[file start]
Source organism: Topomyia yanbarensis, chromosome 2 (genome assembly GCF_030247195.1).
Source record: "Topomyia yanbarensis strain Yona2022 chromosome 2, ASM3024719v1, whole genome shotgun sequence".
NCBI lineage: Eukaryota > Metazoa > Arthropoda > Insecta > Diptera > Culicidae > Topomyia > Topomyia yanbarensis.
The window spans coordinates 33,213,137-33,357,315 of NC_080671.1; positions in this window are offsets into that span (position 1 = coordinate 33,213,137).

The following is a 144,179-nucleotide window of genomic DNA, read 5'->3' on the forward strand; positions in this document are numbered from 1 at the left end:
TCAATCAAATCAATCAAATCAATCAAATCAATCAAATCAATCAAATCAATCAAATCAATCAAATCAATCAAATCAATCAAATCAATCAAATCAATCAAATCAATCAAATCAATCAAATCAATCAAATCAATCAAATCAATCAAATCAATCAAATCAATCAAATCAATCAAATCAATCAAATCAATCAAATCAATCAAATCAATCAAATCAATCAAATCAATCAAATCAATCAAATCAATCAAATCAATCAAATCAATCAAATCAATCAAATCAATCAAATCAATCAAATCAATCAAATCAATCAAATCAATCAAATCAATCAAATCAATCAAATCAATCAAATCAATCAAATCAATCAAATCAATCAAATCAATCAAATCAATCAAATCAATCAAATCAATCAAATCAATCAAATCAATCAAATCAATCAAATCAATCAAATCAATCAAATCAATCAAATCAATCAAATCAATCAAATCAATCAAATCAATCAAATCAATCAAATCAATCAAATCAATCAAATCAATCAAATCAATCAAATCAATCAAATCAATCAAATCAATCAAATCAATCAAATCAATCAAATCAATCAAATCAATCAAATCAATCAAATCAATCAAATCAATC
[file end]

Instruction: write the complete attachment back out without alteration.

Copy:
Source organism: Topomyia yanbarensis, chromosome 2 (genome assembly GCF_030247195.1).
Source record: "Topomyia yanbarensis strain Yona2022 chromosome 2, ASM3024719v1, whole genome shotgun sequence".
NCBI lineage: Eukaryota > Metazoa > Arthropoda > Insecta > Diptera > Culicidae > Topomyia > Topomyia yanbarensis.
The window spans coordinates 33,213,137-33,357,315 of NC_080671.1; positions in this window are offsets into that span (position 1 = coordinate 33,213,137).

The following is a 144,179-nucleotide window of genomic DNA, read 5'->3' on the forward strand; positions in this document are numbered from 1 at the left end:
TCAATCAAATCAATCAAATCAATCAAATCAATCAAATCAATCAAATCAATCAAATCAATCAAATCAATCAAATCAATCAAATCAATCAAATCAATCAAATCAATCAAATCAATCAAATCAATCAAATCAATCAAATCAATCAAATCAATCAAATCAATCAAATCAATCAAATCAATCAAATCAATCAAATCAATCAAATCAATCAAATCAATCAAATCAATCAAATCAATCAAATCAATCAAATCAATCAAATCAATCAAATCAATCAAATCAATCAAATCAATCAAATCAATCAAATCAATCAAATCAATCAAATCAATCAAATCAATCAAATCAATCAAATCAATCAAATCAATCAAATCAATCAAATCAATCAAATCAATCAAATCAATCAAATCAATCAAATCAATCAAATCAATCAAATCAATCAAATCAATCAAATCAATCAAATCAATCAAATCAATCAAATCAATCAAATCAATCAAATCAATCAAATCAATCAAATCAATCAAATCAATCAAATCAATCAAATCAATCAAATCAATCAAATCAATCAAATCAATCAAATCAATCAAATCAATCAAATCAATCAAATCAATCAAATCAATCAAATCAATCAAATCAATC